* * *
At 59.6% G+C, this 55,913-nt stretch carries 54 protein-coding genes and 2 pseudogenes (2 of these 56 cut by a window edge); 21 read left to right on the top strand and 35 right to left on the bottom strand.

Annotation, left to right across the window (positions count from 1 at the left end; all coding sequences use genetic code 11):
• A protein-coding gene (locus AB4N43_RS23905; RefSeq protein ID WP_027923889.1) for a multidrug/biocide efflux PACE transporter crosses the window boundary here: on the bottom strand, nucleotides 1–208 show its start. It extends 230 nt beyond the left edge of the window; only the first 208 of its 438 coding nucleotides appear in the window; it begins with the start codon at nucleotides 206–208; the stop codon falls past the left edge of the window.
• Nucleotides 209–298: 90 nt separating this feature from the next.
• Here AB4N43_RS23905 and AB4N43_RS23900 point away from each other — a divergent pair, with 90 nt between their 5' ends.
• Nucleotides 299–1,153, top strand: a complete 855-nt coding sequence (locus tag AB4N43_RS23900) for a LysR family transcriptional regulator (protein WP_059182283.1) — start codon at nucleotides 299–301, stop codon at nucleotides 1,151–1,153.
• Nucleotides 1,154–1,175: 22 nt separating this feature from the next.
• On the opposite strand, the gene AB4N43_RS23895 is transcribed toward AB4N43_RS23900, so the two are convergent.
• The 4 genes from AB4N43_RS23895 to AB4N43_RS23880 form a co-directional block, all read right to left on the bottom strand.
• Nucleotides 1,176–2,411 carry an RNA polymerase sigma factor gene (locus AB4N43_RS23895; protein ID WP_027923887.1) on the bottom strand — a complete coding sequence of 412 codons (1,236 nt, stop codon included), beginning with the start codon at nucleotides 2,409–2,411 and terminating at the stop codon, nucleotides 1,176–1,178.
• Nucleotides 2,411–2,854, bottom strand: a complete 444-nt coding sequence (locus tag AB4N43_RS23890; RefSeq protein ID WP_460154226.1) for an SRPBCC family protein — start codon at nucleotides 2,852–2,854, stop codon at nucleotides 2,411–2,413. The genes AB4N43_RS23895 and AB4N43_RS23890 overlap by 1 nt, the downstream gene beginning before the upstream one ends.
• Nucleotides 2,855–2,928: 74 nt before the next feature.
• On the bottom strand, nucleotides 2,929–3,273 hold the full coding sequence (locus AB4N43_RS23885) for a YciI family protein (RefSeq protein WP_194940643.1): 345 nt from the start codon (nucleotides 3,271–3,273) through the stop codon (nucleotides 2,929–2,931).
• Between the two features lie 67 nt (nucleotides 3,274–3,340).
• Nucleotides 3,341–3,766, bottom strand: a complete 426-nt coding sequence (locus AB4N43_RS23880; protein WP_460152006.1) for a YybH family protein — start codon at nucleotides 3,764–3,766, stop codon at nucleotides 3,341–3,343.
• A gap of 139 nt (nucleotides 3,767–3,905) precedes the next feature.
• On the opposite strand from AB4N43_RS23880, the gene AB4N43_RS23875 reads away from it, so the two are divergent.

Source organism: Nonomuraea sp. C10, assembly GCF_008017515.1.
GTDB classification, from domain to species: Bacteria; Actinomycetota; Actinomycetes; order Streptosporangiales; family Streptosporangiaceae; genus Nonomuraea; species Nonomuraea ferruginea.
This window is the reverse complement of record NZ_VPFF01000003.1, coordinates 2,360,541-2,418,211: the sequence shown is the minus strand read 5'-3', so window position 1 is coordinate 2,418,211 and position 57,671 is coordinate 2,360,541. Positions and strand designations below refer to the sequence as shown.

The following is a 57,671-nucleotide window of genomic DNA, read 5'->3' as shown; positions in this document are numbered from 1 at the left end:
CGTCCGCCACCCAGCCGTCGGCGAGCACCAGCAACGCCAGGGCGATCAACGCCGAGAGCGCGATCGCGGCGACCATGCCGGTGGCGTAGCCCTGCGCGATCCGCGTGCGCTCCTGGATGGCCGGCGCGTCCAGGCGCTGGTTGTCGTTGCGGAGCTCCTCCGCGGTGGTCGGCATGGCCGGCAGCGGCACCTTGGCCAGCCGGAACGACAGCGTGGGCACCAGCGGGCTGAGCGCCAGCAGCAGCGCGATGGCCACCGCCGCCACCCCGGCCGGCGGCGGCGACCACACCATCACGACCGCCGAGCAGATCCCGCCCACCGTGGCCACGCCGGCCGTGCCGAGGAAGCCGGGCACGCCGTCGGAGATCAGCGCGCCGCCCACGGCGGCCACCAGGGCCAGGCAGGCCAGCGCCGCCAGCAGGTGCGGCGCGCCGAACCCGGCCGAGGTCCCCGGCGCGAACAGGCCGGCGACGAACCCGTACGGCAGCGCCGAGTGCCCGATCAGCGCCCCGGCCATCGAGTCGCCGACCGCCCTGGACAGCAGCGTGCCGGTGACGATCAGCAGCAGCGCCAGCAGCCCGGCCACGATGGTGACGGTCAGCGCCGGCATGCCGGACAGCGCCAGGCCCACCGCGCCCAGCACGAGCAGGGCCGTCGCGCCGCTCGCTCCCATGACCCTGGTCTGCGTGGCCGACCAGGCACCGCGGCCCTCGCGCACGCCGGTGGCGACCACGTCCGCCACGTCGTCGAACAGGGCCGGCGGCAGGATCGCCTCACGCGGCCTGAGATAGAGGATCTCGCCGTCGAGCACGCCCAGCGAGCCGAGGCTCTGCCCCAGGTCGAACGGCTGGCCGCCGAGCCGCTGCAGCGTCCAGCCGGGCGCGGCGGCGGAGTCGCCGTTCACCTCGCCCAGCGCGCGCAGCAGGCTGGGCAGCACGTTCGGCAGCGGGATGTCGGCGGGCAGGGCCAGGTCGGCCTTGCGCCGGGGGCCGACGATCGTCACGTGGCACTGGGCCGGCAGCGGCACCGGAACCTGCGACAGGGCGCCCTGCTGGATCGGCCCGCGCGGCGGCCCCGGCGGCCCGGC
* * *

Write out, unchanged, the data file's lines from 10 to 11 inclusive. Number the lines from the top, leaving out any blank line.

• Nucleotides 1,176–2,411 carry an RNA polymerase sigma factor gene (locus AB4N43_RS23895; protein ID WP_027923887.1) on the bottom strand — a complete coding sequence of 412 codons (1,236 nt, stop codon included), beginning with the start codon at nucleotides 2,409–2,411 and terminating at the stop codon, nucleotides 1,176–1,178.
• Nucleotides 2,411–2,854, bottom strand: a complete 444-nt coding sequence (locus tag AB4N43_RS23890; RefSeq protein ID WP_460154226.1) for an SRPBCC family protein — start codon at nucleotides 2,852–2,854, stop codon at nucleotides 2,411–2,413. The genes AB4N43_RS23895 and AB4N43_RS23890 overlap by 1 nt, the downstream gene beginning before the upstream one ends.